Thursday, December 31, 2015

Too Big for the News

Sunshine came softly through my window today.  After a rainy month, we're enjoying a few bright days of almost Camelot weather (to vary the song cues), when it only rains after sundown.

But as 2015 ends, other parts of America and the world haven't been so lucky, with extreme weather climaxing a year of climatic extremes. Some people have been basking in warm weirdness. But lots of people haven't been paying attention to Trump, Cosby, "the Affluenza Teen" or the myriad Kardashians.  They've been too busy dealing with flooding, tornadoes, landslides, a December forest fire in southern California, or thunderstorms of rain, snow and ice.

 A Slate story begins: This year’s holiday season has been full of extreme weather, with weird anomalies from coast to coast—like a script worthy of a Syfy network movie. The week of Christmas was the warmest on record by far for a vast stretch of the eastern United States from Texas to Maine. In Philadelphia, every single day this month has been warmer than normal—if that word even retains meaning during a month like this."

The Washington Post summarizes: "From the top of the world to near the bottom, freakish and unprecedented weather has sent temperatures soaring across the Arctic, whipped the United Kingdom with hurricane-force winds and spawned massive flooding in South America.

The same storm that slammed the southern United States with deadly tornadoes and swamped the Midwest, causing even greater loss of life, continued on to the Arctic. Sub-tropical air pulled there is now sitting over Iceland, and at what should be a deeply sub-zero North Pole, temperatures on Wednesday appeared to reach the melting point — more than 50 degrees above normal. That was warmer than Chicago."

Slate adds: At least 68 tornadoes were reported in 15 states from California to the Carolinas from Dec. 21 to Monday, the longest streak on record of December days with a tornado...One tornado in northern Mississippi on Wednesday was so strong it ripped the carpet off the floor after destroying a home. A series of tornadoes also struck Northern Texas the day after Christmas, many at night, creating horrific devastation. The worst one seems to have occurred in Garland, Texas; it was the deadliest tornado in the Dallas area—for any month—in nearly 90 years. Meteorologist Bob Henson notes that 2015 is the first year since 1875, when records began, that there have been more tornado-related deaths in December than in the entire rest of the year combined."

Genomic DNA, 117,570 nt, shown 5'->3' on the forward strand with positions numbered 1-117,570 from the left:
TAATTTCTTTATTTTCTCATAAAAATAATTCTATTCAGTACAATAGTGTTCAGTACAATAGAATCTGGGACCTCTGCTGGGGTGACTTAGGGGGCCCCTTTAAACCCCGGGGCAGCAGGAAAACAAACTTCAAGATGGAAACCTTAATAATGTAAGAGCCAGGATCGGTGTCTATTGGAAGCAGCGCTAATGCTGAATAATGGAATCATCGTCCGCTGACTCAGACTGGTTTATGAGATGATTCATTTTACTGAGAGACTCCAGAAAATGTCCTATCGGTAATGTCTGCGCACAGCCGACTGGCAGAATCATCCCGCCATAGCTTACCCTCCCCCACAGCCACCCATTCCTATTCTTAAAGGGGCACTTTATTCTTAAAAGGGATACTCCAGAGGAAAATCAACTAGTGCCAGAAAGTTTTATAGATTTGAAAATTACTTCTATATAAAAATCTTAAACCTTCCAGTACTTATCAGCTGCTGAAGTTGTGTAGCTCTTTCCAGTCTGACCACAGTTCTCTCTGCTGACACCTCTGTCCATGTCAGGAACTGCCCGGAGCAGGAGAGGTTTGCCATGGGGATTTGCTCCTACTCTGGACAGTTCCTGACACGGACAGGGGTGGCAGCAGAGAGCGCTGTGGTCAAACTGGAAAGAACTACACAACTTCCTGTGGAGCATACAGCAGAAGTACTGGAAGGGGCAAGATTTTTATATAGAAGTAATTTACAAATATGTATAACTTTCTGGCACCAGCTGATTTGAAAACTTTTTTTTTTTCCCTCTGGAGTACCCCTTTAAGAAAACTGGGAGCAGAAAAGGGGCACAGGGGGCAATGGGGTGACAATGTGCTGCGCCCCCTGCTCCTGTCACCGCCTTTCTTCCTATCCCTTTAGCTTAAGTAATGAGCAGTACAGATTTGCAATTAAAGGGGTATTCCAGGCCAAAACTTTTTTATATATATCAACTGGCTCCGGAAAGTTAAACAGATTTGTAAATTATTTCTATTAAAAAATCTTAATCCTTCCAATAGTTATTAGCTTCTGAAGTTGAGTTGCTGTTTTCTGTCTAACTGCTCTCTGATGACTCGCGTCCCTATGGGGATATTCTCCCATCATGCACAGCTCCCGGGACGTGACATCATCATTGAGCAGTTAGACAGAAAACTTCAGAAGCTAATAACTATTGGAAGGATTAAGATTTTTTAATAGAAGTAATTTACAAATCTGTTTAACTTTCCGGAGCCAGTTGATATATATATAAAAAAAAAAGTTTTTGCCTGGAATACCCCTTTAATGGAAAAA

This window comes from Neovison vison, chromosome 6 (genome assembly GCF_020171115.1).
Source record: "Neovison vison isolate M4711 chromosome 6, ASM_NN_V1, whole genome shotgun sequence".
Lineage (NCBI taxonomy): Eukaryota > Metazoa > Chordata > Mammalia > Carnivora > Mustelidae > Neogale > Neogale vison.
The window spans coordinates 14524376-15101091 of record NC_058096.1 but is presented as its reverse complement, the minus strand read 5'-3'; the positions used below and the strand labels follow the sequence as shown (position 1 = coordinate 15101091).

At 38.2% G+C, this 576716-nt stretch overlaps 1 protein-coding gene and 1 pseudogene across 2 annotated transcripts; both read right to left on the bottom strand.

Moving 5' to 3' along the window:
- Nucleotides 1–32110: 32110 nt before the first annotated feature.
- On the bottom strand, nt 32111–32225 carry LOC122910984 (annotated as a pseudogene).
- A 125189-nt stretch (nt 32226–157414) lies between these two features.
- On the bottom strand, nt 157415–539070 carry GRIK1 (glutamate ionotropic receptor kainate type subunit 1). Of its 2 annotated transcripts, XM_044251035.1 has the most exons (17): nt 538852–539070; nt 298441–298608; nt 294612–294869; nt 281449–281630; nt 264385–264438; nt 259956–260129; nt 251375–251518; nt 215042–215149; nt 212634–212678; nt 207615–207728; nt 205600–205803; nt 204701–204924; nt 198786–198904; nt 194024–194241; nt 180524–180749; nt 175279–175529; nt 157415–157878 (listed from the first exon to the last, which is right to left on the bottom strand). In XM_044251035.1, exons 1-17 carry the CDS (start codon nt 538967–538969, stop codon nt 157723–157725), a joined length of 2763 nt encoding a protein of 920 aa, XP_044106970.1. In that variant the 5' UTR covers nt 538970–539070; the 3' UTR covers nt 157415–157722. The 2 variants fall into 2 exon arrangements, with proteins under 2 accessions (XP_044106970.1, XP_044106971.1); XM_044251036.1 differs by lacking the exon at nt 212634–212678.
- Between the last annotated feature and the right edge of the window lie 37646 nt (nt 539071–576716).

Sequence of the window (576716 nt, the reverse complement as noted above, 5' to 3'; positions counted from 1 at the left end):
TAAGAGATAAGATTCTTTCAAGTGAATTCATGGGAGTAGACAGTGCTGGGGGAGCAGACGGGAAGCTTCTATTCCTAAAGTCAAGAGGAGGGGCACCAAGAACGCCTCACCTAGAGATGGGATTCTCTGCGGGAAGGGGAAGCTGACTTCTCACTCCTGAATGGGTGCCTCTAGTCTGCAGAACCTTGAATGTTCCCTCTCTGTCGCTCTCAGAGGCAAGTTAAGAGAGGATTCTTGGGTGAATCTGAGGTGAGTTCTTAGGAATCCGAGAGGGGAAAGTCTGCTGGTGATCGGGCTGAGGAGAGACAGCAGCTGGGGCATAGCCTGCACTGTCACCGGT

While hot winds swirled in parts of Texas, in another part it snowed. Areas of South America experienced some of the worst flooding in 50 years. Australia had a record heat wave.  There are deaths and devastation associated with many of these events, especially tornadoes and flooding.

There's even worse on the way. Iceland faces a rare "bomb cyclone"--one of the most powerful storms ever recorded in the North Atlantic.  Heavy snows and rain in the upper Midwest swelled the Mississippi and other rivers, and the Midwestern flooding isn't over, it may end up being epic.  And all that water keeps rolling south, into the new year.

El Nino is fingered as the cause for some (but not all) of this, and that phenomenon is only starting to influence weather in many areas, including here.  NASA issued a warning Wednesday that this El Nino is very large, and is likely to cause weather chaos and damage to match or exceed any previously attributed to an El Nino year.

Some of the extreme weather however is not caused directly by El Nino but seems to be part of longer global heating patterns, such as the unusual rainfall in England, and the North Atlantic storm.  Slate:

"Unlike other recent episodes of extreme weather around the planet, this storm is probably not related to El Niño, which has limited influence in Europe. The storm will be strengthening over the exact spot that North Atlantic temperatures have been cooling over recent years, an effect that scientists have linked to a slowdown of the basin’s circulation triggered in part by melting sea ice—the same scenario that was highly dramatized in the movie The Day After Tomorrow. This year, there’s been a notable increase in the sharp contrast between this cold patch and record warm ocean temperatures in the tropical Atlantic, an effect that leads to stronger ocean storms—like this one."

But while both are clearly involved, attempts to quantify the relative causal contributions of El Nino and global heating are premature.  I read one climate expert (I think it was in an early version of the Post story that has since disappeared) who observed that we've never had a strong El Nino with climate change from global heating this advanced.  We can expected the unprecedented.

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